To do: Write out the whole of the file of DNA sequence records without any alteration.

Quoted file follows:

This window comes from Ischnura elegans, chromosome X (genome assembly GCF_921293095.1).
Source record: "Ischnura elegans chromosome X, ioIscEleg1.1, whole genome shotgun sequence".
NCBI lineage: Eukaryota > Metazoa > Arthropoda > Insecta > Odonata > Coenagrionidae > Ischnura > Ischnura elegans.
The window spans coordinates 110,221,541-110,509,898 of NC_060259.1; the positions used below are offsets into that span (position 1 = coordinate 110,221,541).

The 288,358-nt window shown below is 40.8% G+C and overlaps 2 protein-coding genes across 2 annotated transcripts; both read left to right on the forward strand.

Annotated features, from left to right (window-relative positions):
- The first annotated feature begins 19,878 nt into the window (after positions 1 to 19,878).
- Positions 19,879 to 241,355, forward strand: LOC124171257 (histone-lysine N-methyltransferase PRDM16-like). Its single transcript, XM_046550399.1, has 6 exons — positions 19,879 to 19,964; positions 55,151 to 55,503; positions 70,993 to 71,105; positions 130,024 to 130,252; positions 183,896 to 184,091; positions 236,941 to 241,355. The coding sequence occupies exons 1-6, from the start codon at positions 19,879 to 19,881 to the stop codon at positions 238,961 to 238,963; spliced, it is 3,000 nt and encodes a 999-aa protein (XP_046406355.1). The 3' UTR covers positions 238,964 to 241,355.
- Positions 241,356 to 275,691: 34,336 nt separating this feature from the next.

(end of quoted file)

This window comes from Ischnura elegans, chromosome X (genome assembly GCF_921293095.1).
Source record: "Ischnura elegans chromosome X, ioIscEleg1.1, whole genome shotgun sequence".
NCBI lineage: Eukaryota > Metazoa > Arthropoda > Insecta > Odonata > Coenagrionidae > Ischnura > Ischnura elegans.
The window spans coordinates 110,221,541-110,509,898 of NC_060259.1; the positions used below are offsets into that span (position 1 = coordinate 110,221,541).

The 288,358-nt window shown below is 40.8% G+C and overlaps 2 protein-coding genes across 2 annotated transcripts; both read left to right on the forward strand.

Annotated features, from left to right (window-relative positions):
- The first annotated feature begins 19,878 nt into the window (after positions 1 to 19,878).
- Positions 19,879 to 241,355, forward strand: LOC124171257 (histone-lysine N-methyltransferase PRDM16-like). Its single transcript, XM_046550399.1, has 6 exons — positions 19,879 to 19,964; positions 55,151 to 55,503; positions 70,993 to 71,105; positions 130,024 to 130,252; positions 183,896 to 184,091; positions 236,941 to 241,355. The coding sequence occupies exons 1-6, from the start codon at positions 19,879 to 19,881 to the stop codon at positions 238,961 to 238,963; spliced, it is 3,000 nt and encodes a 999-aa protein (XP_046406355.1). The 3' UTR covers positions 238,964 to 241,355.
- Positions 241,356 to 275,691: 34,336 nt separating this feature from the next.